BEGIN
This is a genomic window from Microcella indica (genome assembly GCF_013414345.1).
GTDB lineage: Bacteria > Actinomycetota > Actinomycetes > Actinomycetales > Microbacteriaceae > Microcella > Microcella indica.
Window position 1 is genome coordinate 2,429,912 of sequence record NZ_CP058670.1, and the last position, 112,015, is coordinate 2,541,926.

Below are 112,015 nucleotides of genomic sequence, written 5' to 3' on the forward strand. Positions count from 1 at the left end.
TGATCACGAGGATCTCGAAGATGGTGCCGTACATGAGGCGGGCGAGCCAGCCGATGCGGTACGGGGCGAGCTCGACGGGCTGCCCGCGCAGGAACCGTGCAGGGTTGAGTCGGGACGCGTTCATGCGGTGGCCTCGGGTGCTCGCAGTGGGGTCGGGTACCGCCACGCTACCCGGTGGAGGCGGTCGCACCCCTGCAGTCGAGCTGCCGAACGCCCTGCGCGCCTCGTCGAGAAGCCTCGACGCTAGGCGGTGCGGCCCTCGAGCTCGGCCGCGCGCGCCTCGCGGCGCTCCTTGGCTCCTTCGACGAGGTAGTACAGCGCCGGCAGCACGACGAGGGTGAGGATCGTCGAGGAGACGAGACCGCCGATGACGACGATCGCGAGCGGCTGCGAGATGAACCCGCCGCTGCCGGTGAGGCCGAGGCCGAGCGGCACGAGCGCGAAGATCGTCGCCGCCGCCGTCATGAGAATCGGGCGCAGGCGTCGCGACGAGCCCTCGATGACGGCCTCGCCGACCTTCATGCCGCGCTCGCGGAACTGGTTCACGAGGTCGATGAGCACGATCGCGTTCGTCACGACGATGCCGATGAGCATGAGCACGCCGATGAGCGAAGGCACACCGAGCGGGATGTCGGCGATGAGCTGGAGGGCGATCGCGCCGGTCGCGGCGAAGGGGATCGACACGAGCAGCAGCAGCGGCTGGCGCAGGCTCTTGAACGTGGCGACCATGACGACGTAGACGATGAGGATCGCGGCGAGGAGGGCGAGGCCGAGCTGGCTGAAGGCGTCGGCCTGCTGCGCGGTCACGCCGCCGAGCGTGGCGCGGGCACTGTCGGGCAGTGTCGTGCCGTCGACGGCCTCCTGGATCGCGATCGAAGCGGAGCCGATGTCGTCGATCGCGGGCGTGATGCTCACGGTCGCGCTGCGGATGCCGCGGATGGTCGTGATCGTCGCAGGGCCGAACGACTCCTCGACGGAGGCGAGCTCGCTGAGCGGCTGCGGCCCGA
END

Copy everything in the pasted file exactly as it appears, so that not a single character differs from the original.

This is a genomic window from Microcella indica (genome assembly GCF_013414345.1).
GTDB lineage: Bacteria > Actinomycetota > Actinomycetes > Actinomycetales > Microbacteriaceae > Microcella > Microcella indica.
Window position 1 is genome coordinate 2,429,912 of sequence record NZ_CP058670.1, and the last position, 112,015, is coordinate 2,541,926.

Below are 112,015 nucleotides of genomic sequence, written 5' to 3' on the forward strand. Positions count from 1 at the left end.
TGATCACGAGGATCTCGAAGATGGTGCCGTACATGAGGCGGGCGAGCCAGCCGATGCGGTACGGGGCGAGCTCGACGGGCTGCCCGCGCAGGAACCGTGCAGGGTTGAGTCGGGACGCGTTCATGCGGTGGCCTCGGGTGCTCGCAGTGGGGTCGGGTACCGCCACGCTACCCGGTGGAGGCGGTCGCACCCCTGCAGTCGAGCTGCCGAACGCCCTGCGCGCCTCGTCGAGAAGCCTCGACGCTAGGCGGTGCGGCCCTCGAGCTCGGCCGCGCGCGCCTCGCGGCGCTCCTTGGCTCCTTCGACGAGGTAGTACAGCGCCGGCAGCACGACGAGGGTGAGGATCGTCGAGGAGACGAGACCGCCGATGACGACGATCGCGAGCGGCTGCGAGATGAACCCGCCGCTGCCGGTGAGGCCGAGGCCGAGCGGCACGAGCGCGAAGATCGTCGCCGCCGCCGTCATGAGAATCGGGCGCAGGCGTCGCGACGAGCCCTCGATGACGGCCTCGCCGACCTTCATGCCGCGCTCGCGGAACTGGTTCACGAGGTCGATGAGCACGATCGCGTTCGTCACGACGATGCCGATGAGCATGAGCACGCCGATGAGCGAAGGCACACCGAGCGGGATGTCGGCGATGAGCTGGAGGGCGATCGCGCCGGTCGCGGCGAAGGGGATCGACACGAGCAGCAGCAGCGGCTGGCGCAGGCTCTTGAACGTGGCGACCATGACGACGTAGACGATGAGGATCGCGGCGAGGAGGGCGAGGCCGAGCTGGCTGAAGGCGTCGGCCTGCTGCGCGGTCACGCCGCCGAGCGTGGCGCGGGCACTGTCGGGCAGTGTCGTGCCGTCGACGGCCTCCTGGATCGCGATCGAAGCGGAGCCGATGTCGTCGATCGCGGGCGTGATGCTCACGGTCGCGCTGCGGATGCCGCGGATGGTCGTGATCGTCGCAGGGCCGAACGACTCCTCGACGGAGGCGAGCTCGCTGAGCGGCTGCGGCCCGA